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Has the BSE stolen a march over the NSE by taking the lead in extending trading hours? The NSE was planning to start trading at the earliest to catch up with the Singapore market, but the BSE has stolen its thunder
It is just a matter of 10 minutes, but translates into a huge signal by the Bombay Stock Exchange (BSE). After being the underdog for just over a decade, the BSE scored a point by showing that it can take the lead in the increasingly acrimonious competition in the capital market space.
Sources say that despite it saying that it would bow to the wishes of market intermediaries (who are largely against extended trading hours), the National Stock Exchange (NSE) was in fact working at extending its trading time. The BSE's decision to start trading 10 minutes earlier (at 9.45am) from 18th December was just a signal that it does not intend to permit the NSE to set the agenda on all market-related developments. The NSE followed suit and extended its trading hours by one hour.
Immediately, BSE also extended its trading hours from 9am to 3.30pm. So from Friday onwards, trading on both BSE and NSE will start from 9am instead of 9.55am. The move from NSE is, however, not surprising since it was the same Exchange that has lobbied long and hard with the regulator to push for this change.
However, the Securities and Exchange Board of India (SEBI), as is its wont these days, forgot to take into account the many other changes that needed to be put in place to ensure that margin funds are credited and available with brokers and Net Asset Values (NAVs) can be declared on time.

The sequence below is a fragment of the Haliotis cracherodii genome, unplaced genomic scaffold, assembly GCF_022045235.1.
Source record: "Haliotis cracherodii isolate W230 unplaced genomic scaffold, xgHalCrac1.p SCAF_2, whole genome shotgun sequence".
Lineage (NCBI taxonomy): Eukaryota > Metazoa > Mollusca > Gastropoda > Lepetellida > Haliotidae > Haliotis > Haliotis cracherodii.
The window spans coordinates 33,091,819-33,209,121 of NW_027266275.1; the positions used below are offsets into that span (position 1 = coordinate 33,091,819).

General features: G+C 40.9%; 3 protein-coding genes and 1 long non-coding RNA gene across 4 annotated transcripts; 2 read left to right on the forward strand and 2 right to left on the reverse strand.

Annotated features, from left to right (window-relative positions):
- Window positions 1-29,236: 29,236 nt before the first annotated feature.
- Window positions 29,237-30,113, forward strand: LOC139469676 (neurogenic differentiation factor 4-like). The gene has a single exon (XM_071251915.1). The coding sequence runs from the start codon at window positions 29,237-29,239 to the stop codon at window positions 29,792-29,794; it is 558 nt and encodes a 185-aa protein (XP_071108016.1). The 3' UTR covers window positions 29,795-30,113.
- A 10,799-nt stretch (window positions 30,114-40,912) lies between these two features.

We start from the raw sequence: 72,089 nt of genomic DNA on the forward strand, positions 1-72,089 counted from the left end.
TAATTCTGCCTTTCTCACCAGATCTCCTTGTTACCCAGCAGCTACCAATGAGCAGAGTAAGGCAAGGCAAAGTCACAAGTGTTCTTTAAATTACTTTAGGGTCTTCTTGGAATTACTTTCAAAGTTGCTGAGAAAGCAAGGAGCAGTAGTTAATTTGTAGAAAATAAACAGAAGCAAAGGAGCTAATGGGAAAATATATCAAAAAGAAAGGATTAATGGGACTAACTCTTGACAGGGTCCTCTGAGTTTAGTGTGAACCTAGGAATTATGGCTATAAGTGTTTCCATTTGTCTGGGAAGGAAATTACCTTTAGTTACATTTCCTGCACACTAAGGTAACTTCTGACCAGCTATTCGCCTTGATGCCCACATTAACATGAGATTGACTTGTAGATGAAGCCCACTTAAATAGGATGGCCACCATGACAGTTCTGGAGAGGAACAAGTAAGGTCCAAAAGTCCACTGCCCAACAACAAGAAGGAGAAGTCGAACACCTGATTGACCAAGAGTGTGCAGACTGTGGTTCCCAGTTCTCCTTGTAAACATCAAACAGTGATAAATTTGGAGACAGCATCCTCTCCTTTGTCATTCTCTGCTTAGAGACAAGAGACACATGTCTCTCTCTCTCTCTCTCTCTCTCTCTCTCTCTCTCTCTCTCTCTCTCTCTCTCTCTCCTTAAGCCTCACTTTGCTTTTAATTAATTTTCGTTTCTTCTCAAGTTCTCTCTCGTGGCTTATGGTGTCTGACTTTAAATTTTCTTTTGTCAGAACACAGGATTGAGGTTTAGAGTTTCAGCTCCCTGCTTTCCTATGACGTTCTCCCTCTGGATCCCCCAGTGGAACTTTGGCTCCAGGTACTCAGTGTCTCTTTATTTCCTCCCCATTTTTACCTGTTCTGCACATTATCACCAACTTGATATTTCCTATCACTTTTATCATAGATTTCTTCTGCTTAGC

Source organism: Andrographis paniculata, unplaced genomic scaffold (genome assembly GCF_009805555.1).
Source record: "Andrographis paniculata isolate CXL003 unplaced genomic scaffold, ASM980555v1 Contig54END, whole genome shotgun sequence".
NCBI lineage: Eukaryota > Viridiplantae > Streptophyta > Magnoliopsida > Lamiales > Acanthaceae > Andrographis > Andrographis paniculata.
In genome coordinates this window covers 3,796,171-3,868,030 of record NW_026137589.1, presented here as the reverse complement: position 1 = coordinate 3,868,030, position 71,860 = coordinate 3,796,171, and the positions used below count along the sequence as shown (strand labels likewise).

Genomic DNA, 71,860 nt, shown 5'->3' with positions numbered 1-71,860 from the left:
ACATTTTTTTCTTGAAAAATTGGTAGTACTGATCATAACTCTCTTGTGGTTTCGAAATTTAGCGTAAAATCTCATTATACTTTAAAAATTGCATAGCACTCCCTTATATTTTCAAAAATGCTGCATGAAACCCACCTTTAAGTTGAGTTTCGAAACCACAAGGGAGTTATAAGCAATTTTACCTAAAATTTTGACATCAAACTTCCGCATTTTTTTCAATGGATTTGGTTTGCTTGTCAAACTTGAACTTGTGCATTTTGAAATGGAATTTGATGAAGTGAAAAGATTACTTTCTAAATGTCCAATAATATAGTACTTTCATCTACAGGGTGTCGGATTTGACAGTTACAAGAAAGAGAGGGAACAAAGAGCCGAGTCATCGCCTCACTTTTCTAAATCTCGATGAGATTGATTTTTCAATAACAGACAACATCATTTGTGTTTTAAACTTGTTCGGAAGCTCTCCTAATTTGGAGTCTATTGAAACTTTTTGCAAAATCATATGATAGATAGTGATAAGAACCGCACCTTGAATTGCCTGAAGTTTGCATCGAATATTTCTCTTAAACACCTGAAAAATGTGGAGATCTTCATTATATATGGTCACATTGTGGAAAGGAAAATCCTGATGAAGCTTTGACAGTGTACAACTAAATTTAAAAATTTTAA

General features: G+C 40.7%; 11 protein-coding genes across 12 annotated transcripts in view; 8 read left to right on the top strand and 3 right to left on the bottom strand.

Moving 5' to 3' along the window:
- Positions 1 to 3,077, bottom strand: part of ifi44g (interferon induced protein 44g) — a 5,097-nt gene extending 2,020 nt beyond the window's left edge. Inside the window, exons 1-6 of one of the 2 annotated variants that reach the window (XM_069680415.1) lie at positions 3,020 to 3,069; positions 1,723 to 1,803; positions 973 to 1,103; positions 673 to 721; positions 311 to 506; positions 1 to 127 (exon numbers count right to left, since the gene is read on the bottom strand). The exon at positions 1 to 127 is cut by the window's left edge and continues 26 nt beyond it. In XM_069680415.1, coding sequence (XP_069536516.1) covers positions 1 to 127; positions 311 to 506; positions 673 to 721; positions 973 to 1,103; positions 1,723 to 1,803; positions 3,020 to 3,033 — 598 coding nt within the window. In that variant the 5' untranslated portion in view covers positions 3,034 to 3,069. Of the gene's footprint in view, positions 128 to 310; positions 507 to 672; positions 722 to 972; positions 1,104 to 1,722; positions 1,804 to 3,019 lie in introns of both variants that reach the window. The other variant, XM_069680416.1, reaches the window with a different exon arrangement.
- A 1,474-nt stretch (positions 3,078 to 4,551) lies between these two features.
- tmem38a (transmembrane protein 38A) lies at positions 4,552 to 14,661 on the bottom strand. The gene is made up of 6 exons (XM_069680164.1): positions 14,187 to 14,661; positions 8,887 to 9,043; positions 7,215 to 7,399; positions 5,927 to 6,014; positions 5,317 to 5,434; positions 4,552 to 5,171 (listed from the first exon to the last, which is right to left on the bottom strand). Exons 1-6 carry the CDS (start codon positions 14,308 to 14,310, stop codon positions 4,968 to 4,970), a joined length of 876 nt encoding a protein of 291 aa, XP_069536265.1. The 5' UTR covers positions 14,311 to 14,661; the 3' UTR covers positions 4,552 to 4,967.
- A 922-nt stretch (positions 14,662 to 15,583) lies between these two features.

SEBI allowed bourses to set their trading hours between 9am and 5pm in October on condition that appropriate risk management systems and infrastructure are in place. NSE was seen as the big beneficiary of this move, because it was openly concerned over losing Nifty volumes to the Singapore Stock Exchange (SGX), which opens earlier.
The Singapore International Monetary Exchange (SIMEX) trades an NSE-licensed derivatives product on the NSE's Nifty index, named SGX CNX Nifty. Its volumes are driven by foreign institutional investors (FIIs) who trade on the futures before the Indian markets open.
Foreign investors, constrained by the limited ability to participate directly in the Indian equities market after the ban on participatory notes, flock to the SGX Nifty futures product to catch some of the action in the Indian markets. Domestic investors in Singapore subsequently take positions on cues from these FIIs. SGX has somewhat stolen NSE’s thunder due to its impressive track record in derivatives and high ethical standards.
With a new team in place at the BSE, the competition is bound to heat up on several fronts. Already, there are open differences between the two bourses on the software for algorithm based trading—the NSE has allegedly refused to grant permission for those algorithm trades, where one of the legs involved transactions on BSE as well. Interestingly, although James Shapiro of the BSE has made this allegation in public, SEBI, which is seen as being pro-NSE, has made no public attempt to intervene or ensure a level-playing field between the bourses.
The NSE is already at war with the MCX group with litigation in the Bombay High Court (over broker front office software) and before the Competition Commission over transaction charges in the currency market.
What is important about the war between the bourses is that it will now begin to raise questions about the relevance of SEBI as the capital market regulator, if it continues to remain a mute spectator and permits the exchanges to take their battles to other judicial forums.
With both the exchanges going for extended trading hours, what we said earlier about the difference 10 minutes can make is out there in the open.